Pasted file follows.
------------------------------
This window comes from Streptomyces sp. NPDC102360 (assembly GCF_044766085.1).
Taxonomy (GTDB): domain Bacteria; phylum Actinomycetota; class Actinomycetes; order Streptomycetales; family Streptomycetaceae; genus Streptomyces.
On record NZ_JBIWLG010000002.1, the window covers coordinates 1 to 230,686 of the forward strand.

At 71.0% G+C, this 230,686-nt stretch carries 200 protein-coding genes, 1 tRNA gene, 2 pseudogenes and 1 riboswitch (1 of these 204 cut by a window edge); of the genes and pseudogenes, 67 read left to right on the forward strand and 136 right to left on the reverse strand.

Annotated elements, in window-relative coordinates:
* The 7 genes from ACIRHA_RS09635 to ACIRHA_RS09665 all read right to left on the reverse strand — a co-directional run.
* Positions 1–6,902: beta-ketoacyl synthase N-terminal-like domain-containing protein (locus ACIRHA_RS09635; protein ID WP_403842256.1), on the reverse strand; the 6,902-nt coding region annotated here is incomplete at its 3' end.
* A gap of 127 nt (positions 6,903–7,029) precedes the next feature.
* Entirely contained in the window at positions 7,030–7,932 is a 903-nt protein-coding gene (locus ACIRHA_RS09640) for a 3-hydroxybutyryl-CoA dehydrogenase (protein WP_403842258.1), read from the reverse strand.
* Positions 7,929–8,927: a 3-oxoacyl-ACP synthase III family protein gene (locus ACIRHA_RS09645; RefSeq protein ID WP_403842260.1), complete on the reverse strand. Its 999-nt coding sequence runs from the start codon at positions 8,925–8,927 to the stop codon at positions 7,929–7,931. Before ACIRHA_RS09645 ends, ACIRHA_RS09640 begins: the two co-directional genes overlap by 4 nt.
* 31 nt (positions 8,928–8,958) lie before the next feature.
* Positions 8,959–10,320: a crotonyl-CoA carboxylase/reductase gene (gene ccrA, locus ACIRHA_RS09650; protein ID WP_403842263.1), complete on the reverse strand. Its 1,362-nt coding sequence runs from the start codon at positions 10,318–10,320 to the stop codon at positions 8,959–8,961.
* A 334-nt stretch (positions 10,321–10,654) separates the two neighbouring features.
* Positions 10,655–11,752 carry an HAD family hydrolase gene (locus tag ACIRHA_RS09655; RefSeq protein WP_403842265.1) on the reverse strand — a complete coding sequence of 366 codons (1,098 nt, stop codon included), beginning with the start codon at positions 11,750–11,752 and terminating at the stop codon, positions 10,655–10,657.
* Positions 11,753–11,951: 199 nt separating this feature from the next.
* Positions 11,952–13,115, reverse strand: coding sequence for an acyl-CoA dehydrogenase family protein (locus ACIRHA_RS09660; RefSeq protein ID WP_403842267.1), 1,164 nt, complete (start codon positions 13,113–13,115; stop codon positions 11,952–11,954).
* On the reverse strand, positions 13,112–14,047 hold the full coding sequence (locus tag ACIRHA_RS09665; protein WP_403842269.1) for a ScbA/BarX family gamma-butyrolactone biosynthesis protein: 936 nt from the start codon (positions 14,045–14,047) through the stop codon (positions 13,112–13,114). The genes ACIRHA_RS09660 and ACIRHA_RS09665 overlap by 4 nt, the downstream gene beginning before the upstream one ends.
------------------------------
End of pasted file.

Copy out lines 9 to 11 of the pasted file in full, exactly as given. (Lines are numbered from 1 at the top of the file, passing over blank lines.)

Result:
* Entirely contained in the window at positions 7,030–7,932 is a 903-nt protein-coding gene (locus ACIRHA_RS09640) for a 3-hydroxybutyryl-CoA dehydrogenase (protein WP_403842258.1), read from the reverse strand.
* Positions 7,929–8,927: a 3-oxoacyl-ACP synthase III family protein gene (locus ACIRHA_RS09645; RefSeq protein ID WP_403842260.1), complete on the reverse strand. Its 999-nt coding sequence runs from the start codon at positions 8,925–8,927 to the stop codon at positions 7,929–7,931. Before ACIRHA_RS09645 ends, ACIRHA_RS09640 begins: the two co-directional genes overlap by 4 nt.
* 31 nt (positions 8,928–8,958) lie before the next feature.